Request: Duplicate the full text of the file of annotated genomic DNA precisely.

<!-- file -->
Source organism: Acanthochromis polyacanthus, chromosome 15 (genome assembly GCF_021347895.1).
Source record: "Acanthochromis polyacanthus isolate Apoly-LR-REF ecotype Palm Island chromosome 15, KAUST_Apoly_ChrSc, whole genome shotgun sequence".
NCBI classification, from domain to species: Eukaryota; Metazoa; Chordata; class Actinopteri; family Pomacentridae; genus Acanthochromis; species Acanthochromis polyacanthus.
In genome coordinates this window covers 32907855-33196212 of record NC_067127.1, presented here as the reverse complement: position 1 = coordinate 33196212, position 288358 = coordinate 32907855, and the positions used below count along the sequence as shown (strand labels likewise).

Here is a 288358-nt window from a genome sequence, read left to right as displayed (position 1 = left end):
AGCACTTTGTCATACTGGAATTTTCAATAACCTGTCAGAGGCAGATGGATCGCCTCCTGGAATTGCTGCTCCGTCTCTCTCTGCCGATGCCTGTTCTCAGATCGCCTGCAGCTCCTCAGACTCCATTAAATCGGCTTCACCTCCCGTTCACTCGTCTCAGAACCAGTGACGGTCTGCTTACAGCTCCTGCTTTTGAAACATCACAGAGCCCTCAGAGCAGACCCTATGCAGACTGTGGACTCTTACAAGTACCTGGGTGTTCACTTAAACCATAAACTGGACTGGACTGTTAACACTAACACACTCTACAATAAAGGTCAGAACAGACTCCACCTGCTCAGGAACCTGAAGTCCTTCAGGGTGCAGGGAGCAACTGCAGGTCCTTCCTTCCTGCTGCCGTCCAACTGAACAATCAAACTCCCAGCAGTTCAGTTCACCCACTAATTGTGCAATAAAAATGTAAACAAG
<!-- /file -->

Source organism: Acanthochromis polyacanthus, chromosome 15 (genome assembly GCF_021347895.1).
Source record: "Acanthochromis polyacanthus isolate Apoly-LR-REF ecotype Palm Island chromosome 15, KAUST_Apoly_ChrSc, whole genome shotgun sequence".
NCBI classification, from domain to species: Eukaryota; Metazoa; Chordata; class Actinopteri; family Pomacentridae; genus Acanthochromis; species Acanthochromis polyacanthus.
In genome coordinates this window covers 32907855-33196212 of record NC_067127.1, presented here as the reverse complement: position 1 = coordinate 33196212, position 288358 = coordinate 32907855, and the positions used below count along the sequence as shown (strand labels likewise).

Here is a 288358-nt window from a genome sequence, read left to right as displayed (position 1 = left end):
AGCACTTTGTCATACTGGAATTTTCAATAACCTGTCAGAGGCAGATGGATCGCCTCCTGGAATTGCTGCTCCGTCTCTCTCTGCCGATGCCTGTTCTCAGATCGCCTGCAGCTCCTCAGACTCCATTAAATCGGCTTCACCTCCCGTTCACTCGTCTCAGAACCAGTGACGGTCTGCTTACAGCTCCTGCTTTTGAAACATCACAGAGCCCTCAGAGCAGACCCTATGCAGACTGTGGACTCTTACAAGTACCTGGGTGTTCACTTAAACCATAAACTGGACTGGACTGTTAACACTAACACACTCTACAATAAAGGTCAGAACAGACTCCACCTGCTCAGGAACCTGAAGTCCTTCAGGGTGCAGGGAGCAACTGCAGGTCCTTCCTTCCTGCTGCCGTCCAACTGAACAATCAAACTCCCAGCAGTTCAGTTCACCCACTAATTGTGCAATAAAAATGTAAACAAG